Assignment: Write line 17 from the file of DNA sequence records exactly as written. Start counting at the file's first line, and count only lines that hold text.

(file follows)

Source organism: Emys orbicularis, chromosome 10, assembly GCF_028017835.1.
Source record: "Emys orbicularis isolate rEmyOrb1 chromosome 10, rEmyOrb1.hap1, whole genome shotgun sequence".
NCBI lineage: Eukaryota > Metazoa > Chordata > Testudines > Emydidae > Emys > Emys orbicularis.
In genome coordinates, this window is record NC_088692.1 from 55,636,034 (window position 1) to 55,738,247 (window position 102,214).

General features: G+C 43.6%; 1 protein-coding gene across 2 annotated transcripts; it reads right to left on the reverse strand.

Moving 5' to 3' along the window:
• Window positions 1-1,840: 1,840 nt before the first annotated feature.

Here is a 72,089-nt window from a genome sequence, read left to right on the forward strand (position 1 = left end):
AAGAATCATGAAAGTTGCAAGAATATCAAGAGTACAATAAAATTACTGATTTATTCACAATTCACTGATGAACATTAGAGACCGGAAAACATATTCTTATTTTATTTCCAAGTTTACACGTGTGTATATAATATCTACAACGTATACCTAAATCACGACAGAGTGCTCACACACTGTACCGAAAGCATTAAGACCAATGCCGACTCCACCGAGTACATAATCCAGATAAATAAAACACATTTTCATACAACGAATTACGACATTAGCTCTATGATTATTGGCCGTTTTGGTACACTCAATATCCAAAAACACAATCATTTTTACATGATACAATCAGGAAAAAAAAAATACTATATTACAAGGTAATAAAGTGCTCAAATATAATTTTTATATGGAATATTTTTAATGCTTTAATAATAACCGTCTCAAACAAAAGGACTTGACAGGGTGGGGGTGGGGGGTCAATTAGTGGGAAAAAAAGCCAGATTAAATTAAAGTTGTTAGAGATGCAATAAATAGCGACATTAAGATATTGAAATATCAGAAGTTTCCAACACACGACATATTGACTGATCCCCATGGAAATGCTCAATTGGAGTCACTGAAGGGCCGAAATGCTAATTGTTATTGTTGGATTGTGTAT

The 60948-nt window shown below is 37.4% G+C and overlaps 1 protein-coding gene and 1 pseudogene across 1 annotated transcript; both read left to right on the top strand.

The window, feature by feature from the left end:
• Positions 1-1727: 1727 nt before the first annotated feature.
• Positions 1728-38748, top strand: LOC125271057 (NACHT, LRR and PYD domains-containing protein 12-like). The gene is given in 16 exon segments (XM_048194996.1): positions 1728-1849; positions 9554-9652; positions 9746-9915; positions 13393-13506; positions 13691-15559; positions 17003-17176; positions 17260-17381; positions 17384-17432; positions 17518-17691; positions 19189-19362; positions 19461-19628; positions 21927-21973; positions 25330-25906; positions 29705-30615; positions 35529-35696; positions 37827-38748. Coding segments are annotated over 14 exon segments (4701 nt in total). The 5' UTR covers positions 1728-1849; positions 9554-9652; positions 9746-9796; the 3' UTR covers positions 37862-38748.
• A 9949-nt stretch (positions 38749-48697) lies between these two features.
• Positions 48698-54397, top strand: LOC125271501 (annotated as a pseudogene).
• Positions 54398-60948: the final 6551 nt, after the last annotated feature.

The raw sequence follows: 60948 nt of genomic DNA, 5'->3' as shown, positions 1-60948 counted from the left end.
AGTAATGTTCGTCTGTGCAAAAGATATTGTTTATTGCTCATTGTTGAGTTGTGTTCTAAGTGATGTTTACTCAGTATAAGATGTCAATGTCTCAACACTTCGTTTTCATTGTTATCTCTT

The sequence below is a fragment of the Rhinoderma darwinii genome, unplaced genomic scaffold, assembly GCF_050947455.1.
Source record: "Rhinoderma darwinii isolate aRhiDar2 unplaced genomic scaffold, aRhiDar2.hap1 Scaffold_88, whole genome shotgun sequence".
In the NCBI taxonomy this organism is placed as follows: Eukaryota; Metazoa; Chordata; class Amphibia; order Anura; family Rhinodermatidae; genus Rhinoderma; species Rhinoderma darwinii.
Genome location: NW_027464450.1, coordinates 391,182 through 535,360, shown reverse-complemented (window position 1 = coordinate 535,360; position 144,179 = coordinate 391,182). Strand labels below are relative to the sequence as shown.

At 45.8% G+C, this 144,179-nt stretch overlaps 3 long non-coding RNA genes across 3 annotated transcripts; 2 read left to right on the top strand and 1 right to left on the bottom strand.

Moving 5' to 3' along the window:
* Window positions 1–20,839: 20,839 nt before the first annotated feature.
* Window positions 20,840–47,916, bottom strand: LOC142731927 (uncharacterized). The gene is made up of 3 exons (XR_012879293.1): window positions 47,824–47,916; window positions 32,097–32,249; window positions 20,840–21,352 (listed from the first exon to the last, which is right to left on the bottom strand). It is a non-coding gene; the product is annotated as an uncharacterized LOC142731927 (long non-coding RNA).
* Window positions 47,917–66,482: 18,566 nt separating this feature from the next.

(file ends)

The raw sequence follows: 60948 nt of genomic DNA, 5'->3' as shown, positions 1-60948 counted from the left end.